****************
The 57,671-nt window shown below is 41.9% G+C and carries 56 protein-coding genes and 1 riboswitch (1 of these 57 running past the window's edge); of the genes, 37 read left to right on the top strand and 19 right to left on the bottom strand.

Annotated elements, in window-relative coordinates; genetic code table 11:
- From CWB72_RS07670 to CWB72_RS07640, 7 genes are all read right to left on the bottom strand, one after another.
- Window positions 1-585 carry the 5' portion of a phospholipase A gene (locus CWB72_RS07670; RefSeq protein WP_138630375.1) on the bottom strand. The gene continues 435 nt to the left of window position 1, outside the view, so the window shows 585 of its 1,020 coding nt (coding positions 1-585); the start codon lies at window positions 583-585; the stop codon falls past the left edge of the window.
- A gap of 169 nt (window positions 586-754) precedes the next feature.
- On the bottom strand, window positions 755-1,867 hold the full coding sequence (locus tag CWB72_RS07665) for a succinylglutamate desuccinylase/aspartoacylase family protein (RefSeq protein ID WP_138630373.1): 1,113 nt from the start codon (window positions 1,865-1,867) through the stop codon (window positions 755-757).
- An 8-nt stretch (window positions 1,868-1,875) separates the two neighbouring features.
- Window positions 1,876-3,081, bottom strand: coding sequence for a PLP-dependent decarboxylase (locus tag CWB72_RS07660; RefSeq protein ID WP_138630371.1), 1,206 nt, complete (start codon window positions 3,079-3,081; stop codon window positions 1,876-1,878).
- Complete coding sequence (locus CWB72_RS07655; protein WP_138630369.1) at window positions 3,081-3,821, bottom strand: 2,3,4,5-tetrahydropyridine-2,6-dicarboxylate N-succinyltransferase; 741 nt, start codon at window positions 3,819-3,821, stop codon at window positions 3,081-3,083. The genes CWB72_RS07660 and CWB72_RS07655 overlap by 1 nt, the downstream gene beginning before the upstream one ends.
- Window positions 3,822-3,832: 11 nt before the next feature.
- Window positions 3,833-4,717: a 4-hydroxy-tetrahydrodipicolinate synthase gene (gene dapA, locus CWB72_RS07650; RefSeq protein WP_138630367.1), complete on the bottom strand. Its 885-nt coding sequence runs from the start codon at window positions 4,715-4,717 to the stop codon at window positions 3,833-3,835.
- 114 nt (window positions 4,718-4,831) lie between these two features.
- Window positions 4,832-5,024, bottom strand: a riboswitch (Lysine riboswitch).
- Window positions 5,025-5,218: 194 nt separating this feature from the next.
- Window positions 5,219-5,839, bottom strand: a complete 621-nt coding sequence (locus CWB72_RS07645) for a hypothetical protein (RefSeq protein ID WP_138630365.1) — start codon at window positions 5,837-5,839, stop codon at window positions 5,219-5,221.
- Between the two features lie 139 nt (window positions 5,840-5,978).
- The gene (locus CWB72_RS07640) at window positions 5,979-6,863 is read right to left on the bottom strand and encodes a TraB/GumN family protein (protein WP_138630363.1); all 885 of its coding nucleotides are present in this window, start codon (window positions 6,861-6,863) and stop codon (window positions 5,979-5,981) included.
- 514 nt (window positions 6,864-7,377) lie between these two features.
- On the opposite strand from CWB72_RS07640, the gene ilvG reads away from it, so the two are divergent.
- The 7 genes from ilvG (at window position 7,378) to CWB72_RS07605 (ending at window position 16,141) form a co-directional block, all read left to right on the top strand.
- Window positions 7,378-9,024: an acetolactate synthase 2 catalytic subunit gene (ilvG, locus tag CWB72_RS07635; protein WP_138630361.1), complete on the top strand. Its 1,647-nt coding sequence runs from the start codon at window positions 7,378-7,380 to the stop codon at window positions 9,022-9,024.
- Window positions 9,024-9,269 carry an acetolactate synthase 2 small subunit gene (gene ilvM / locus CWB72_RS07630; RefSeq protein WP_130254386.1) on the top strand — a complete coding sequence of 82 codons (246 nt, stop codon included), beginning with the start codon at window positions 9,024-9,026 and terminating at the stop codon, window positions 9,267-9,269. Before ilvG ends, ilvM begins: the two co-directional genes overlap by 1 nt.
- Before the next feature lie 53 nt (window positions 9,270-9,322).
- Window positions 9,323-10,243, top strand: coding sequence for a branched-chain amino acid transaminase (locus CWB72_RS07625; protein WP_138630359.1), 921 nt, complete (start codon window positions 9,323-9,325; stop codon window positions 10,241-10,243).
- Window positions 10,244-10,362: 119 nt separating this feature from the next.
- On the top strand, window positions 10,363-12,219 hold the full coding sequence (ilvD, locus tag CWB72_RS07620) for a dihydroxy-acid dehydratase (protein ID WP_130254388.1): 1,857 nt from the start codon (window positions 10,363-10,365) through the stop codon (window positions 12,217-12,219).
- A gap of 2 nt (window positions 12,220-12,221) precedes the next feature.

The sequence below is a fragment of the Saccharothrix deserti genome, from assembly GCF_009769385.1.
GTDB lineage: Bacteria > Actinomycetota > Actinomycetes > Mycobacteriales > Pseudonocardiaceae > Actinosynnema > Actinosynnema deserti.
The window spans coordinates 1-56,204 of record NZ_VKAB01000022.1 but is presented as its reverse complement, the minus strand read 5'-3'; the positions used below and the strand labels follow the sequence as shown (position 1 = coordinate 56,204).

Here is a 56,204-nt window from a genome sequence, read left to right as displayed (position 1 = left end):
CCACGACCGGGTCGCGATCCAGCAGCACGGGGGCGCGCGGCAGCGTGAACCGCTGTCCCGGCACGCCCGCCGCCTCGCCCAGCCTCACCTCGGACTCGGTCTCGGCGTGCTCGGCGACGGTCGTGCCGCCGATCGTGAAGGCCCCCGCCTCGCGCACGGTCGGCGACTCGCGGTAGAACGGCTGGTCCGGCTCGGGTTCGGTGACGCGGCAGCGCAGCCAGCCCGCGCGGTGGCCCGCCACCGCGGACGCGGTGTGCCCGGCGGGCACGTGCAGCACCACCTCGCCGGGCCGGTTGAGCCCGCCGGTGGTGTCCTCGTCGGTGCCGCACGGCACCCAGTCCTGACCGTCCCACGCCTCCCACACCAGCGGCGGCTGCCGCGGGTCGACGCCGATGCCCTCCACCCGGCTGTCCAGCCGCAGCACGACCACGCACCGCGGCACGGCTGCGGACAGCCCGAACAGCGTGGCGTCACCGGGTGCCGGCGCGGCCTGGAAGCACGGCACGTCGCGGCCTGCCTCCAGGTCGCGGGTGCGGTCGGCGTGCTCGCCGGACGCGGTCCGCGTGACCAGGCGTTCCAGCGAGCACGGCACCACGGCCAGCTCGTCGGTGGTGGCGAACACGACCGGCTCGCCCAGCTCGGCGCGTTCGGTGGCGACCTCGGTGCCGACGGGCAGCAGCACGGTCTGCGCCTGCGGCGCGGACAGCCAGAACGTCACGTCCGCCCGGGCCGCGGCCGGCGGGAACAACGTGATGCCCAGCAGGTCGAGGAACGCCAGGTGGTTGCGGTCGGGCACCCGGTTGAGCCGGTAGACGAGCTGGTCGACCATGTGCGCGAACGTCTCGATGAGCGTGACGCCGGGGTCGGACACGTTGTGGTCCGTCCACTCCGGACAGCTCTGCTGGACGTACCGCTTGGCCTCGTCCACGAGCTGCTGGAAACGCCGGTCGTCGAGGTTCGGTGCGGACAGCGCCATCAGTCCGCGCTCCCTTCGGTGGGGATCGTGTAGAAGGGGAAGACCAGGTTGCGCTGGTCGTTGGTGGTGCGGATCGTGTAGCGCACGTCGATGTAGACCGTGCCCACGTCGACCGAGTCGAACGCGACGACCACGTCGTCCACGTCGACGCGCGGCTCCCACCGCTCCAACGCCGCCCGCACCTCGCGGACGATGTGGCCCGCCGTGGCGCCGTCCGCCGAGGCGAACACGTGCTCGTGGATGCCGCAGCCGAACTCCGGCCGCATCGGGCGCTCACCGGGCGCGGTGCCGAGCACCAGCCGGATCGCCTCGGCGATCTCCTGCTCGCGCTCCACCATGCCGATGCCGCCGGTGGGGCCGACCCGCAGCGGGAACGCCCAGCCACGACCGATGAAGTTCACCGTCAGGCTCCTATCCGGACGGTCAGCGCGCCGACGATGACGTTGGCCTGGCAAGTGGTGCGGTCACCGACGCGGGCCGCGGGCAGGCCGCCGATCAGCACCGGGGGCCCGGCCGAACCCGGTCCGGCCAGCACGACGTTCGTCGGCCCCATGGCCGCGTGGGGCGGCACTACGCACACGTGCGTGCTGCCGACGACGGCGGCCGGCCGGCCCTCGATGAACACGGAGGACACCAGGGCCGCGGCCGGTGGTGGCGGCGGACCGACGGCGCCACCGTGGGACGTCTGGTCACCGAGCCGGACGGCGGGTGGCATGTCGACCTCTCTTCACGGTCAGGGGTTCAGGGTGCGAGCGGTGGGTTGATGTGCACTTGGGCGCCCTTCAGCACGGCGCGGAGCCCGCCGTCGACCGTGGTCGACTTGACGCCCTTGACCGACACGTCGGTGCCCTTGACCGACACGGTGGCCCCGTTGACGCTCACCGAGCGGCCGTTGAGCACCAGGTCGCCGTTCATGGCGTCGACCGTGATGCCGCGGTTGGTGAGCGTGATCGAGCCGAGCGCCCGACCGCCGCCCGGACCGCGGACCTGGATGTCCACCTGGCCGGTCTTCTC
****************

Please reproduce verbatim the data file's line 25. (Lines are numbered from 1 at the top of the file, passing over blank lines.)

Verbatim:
- Window positions 10,244-10,362: 119 nt separating this feature from the next.